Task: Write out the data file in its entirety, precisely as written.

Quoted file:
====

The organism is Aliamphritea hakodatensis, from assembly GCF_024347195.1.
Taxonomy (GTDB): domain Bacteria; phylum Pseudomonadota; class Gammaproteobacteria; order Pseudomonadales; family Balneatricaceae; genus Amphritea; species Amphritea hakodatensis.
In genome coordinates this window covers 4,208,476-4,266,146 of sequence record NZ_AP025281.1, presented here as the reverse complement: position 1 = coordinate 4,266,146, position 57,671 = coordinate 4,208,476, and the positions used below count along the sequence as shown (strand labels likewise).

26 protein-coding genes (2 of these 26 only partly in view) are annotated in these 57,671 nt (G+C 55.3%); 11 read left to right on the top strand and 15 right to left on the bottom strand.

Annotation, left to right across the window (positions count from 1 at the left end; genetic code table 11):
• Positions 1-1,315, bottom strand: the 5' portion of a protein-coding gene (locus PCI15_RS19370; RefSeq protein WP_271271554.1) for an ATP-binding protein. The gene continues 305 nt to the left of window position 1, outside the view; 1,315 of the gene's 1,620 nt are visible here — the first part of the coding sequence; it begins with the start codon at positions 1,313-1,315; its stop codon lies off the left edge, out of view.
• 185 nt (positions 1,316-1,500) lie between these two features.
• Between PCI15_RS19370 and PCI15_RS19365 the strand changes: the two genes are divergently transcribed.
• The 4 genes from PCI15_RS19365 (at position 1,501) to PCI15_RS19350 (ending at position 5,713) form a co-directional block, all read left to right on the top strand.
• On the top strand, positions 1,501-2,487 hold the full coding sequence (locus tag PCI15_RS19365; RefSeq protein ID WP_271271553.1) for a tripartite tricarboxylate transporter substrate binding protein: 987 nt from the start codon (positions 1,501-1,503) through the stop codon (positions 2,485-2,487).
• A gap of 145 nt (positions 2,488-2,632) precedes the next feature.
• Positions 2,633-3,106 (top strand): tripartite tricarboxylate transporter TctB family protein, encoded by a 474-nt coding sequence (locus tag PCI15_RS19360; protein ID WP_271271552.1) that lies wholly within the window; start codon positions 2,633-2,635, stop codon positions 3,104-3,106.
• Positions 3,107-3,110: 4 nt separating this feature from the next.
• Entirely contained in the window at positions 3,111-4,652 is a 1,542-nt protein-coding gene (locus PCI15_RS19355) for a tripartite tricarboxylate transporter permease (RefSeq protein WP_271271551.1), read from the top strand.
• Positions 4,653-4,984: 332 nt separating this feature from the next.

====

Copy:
The organism is Aliamphritea hakodatensis, from assembly GCF_024347195.1.
Taxonomy (GTDB): domain Bacteria; phylum Pseudomonadota; class Gammaproteobacteria; order Pseudomonadales; family Balneatricaceae; genus Amphritea; species Amphritea hakodatensis.
In genome coordinates this window covers 4,208,476-4,266,146 of sequence record NZ_AP025281.1, presented here as the reverse complement: position 1 = coordinate 4,266,146, position 57,671 = coordinate 4,208,476, and the positions used below count along the sequence as shown (strand labels likewise).

26 protein-coding genes (2 of these 26 only partly in view) are annotated in these 57,671 nt (G+C 55.3%); 11 read left to right on the top strand and 15 right to left on the bottom strand.

Annotation, left to right across the window (positions count from 1 at the left end; genetic code table 11):
• Positions 1-1,315, bottom strand: the 5' portion of a protein-coding gene (locus PCI15_RS19370; RefSeq protein WP_271271554.1) for an ATP-binding protein. The gene continues 305 nt to the left of window position 1, outside the view; 1,315 of the gene's 1,620 nt are visible here — the first part of the coding sequence; it begins with the start codon at positions 1,313-1,315; its stop codon lies off the left edge, out of view.
• 185 nt (positions 1,316-1,500) lie between these two features.
• Between PCI15_RS19370 and PCI15_RS19365 the strand changes: the two genes are divergently transcribed.
• The 4 genes from PCI15_RS19365 (at position 1,501) to PCI15_RS19350 (ending at position 5,713) form a co-directional block, all read left to right on the top strand.
• On the top strand, positions 1,501-2,487 hold the full coding sequence (locus tag PCI15_RS19365; RefSeq protein ID WP_271271553.1) for a tripartite tricarboxylate transporter substrate binding protein: 987 nt from the start codon (positions 1,501-1,503) through the stop codon (positions 2,485-2,487).
• A gap of 145 nt (positions 2,488-2,632) precedes the next feature.
• Positions 2,633-3,106 (top strand): tripartite tricarboxylate transporter TctB family protein, encoded by a 474-nt coding sequence (locus tag PCI15_RS19360; protein ID WP_271271552.1) that lies wholly within the window; start codon positions 2,633-2,635, stop codon positions 3,104-3,106.
• Positions 3,107-3,110: 4 nt separating this feature from the next.
• Entirely contained in the window at positions 3,111-4,652 is a 1,542-nt protein-coding gene (locus PCI15_RS19355) for a tripartite tricarboxylate transporter permease (RefSeq protein WP_271271551.1), read from the top strand.
• Positions 4,653-4,984: 332 nt separating this feature from the next.